After everything went wrong I was so worried about losing the whole drive that I was really happy that it was all up and running again, that I didn't realise I had made a mistake with the RAID. When I went into the BIOS I saw SCSI RAID controller was set to OFF, this was only after I had fixed the data on the Drive in Slot 0 (I physically disconnected the other one to have as a backup). I turned the setting back ON and I didn't realise that there were specific settings for each of the drives, I just saw that both were set to SCSI and didn't think anything of it as I knew that both the drives were SCSI. I know realise that they can each be set to SCSI or RAID. But I also think I must have chosen the wrong option.

Before all the issues, I could view the RAID in Dell Server Manager - see the status of the drives, choose to rebuild one or the other etc. Now they are just listed as separate physical drives and you can't do anything with them (like rebuild), and if I look in the Windows device manager there are SCSI controllers but no RAID controller.

The situation now, is that I have one drive that I am perfectly happy with and would like it to copy to the other drive and have them to continue to mirror each other after that.

Is there any other info you need to help me? Again, I apologise for not being clear, I didn't realise I wasn't giving the correct info.
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by:PowerEdgeTech
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Wow.  Not sure what you describe makes sense - at least as far as how you got here, so help me understand what you are seeing now, and maybe we go from here ...

So, is SCSI on or off right now with one drive that "works"?  
Exactly what do you see under Virtual Disks in "server manager"?  Screenshot?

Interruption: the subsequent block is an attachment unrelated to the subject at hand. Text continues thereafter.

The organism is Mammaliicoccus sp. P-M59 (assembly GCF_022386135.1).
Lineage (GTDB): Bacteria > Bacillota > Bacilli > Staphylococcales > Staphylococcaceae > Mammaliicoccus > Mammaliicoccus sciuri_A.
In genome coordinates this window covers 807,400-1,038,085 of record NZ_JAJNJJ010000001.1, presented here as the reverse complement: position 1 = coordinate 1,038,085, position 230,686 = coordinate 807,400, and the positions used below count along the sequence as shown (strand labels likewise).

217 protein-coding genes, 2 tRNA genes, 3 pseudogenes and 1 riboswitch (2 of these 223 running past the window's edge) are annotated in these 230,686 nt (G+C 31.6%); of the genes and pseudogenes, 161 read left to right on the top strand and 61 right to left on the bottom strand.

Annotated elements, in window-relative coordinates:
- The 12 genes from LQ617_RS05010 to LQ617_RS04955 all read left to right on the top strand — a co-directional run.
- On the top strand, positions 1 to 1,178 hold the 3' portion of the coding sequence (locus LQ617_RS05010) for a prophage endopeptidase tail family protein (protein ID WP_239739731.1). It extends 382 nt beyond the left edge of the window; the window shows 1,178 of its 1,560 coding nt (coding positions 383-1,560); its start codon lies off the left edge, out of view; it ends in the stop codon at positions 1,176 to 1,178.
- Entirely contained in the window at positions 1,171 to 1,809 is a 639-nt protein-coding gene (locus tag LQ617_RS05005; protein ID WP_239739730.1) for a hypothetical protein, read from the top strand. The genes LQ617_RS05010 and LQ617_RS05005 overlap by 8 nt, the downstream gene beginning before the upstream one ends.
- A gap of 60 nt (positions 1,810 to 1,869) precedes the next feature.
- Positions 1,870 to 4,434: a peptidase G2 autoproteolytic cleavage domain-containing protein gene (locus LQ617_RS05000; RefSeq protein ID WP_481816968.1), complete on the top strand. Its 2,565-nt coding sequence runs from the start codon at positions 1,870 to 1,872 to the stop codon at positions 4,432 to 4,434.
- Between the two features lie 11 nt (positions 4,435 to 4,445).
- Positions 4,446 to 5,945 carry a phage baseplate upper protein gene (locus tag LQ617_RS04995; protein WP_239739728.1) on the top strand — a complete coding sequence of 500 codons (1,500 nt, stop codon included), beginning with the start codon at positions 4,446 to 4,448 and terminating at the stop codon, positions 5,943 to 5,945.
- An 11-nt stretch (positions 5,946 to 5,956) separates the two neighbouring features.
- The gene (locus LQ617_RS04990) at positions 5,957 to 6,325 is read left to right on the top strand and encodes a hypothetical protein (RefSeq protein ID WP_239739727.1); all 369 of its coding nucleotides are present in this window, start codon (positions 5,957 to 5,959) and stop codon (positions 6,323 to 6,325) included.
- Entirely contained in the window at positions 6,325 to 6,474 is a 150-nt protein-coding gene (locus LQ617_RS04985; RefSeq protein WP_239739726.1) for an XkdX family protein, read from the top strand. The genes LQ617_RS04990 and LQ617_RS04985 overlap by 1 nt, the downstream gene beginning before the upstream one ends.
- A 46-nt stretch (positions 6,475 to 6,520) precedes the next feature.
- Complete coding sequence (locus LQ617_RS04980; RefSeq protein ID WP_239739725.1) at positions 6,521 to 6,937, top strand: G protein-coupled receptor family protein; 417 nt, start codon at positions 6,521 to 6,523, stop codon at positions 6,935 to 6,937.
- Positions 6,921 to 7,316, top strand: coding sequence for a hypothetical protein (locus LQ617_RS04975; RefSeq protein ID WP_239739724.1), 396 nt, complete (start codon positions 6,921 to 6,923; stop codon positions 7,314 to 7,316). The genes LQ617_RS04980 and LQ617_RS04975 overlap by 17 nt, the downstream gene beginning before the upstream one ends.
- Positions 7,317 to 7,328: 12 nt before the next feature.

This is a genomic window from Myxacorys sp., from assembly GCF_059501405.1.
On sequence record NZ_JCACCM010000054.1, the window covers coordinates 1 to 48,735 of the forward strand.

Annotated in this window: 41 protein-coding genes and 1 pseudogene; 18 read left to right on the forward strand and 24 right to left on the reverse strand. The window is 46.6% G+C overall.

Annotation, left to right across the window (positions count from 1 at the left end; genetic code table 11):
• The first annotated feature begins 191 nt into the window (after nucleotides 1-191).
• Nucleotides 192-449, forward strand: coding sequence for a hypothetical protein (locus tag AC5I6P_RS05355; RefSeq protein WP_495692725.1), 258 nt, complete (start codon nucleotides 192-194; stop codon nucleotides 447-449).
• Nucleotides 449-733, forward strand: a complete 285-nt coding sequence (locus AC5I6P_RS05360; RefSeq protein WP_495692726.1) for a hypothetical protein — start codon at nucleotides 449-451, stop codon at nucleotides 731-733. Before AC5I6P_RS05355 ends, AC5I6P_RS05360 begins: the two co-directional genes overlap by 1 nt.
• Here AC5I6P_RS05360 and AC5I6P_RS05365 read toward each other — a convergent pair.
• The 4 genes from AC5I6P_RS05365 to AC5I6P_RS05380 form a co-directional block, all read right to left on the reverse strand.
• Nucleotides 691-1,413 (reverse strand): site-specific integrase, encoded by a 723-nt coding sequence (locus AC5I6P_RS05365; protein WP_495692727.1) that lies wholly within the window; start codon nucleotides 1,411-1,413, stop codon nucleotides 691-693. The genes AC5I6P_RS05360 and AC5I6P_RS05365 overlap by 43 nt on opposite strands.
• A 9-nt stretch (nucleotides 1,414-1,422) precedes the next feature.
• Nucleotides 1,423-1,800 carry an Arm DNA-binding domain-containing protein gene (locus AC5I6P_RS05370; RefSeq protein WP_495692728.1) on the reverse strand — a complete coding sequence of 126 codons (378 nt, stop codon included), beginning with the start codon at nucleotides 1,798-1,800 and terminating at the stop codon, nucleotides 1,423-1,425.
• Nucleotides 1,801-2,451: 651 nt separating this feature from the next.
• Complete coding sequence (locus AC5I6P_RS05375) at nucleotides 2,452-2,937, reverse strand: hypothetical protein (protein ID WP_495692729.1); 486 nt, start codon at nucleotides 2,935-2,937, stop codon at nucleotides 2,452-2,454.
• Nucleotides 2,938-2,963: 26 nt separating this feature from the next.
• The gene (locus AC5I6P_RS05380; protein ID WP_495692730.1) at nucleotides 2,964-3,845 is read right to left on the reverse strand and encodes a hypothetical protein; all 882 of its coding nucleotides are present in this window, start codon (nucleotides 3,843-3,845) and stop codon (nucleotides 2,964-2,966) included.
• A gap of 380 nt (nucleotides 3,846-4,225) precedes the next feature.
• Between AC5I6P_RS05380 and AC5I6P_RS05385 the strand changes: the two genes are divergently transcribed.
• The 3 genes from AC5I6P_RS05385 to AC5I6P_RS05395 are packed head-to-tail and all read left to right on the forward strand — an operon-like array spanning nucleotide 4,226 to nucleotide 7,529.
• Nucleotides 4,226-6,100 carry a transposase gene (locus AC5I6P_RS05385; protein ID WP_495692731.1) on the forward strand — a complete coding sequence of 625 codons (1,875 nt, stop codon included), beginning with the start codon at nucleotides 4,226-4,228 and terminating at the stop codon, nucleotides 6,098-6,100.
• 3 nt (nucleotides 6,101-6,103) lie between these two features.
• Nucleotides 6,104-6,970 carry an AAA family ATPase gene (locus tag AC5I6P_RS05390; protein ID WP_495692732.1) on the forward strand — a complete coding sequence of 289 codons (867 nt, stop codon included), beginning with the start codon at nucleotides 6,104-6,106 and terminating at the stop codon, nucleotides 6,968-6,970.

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by:Impressionist
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I'm fairly sure SCSI is on, I'm remoting in at the moment, but can check later.
Attached is the drive info. Is this what you need?
I had to take a few screen shots and put them together as I'm working on a small screen at the moment. Drive Info
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by:PowerEdgeTech
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According to this, RAID is off.  What are the chances that you never had RAID enabled?  I ask because it shouldn't be possible on this controller (assuming the onboard PERC 4e/Di) to switch between SCSI and RAID and have anything be readable.  Let's say somehow it did though ... you could simply "mirror" the drives in the OS.  If you want to re-enable hardware RAID 1 (mirror), then I would image/backup what you have, turn on RAID, configure your RAID 1, then restore to it.
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by:Impressionist
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I thought RAID was enabled before all the problems because when I first discovered the memory problems, I also got a data error on the second drive, so I went into the server administrator and I had the option to rebuild the volume, so I did this and it fixed the errors. Now when I go in to it, I don't.

Would I have been able to do that if RAID weren't enabled?

I looked at the hardware list on the original config of the machine (which hasn't changed), and it lists the RAID controller as Raid Controller PERC4e/Di with 256MB Cache.

The weird thing is that I expected that I would see it listed on startup and have the option to hit ctrl-M to get into the config utility, but its not there. Or does it only showup if I enable RAID in the BIOS?

Perhaps the RAID controller is dead. But I guess I better work that out before I go to the trouble of ghosting the drive etc. How would I go about that?

Sorry, this has turned out to be a convuluted problem. :-)
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PowerEdgeTech earned 400 total points
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"Would I have been able to do that if RAID weren't enabled?"

Not from Server Administrator.  If you were indeed running a software RAID from Windows, you would have done it from Disk Management.

Yes, RAID must be enabled in the BIOS in order to see the CTRL-M utility.  If it is off, you will only see a CTRL-A prompt.


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by:Impressionist
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PowerEdge Tech was the most helpful on this one, but I gave some points to dlethe for the effort.
I think I'm on the right track now to get everything back working.
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Good luck!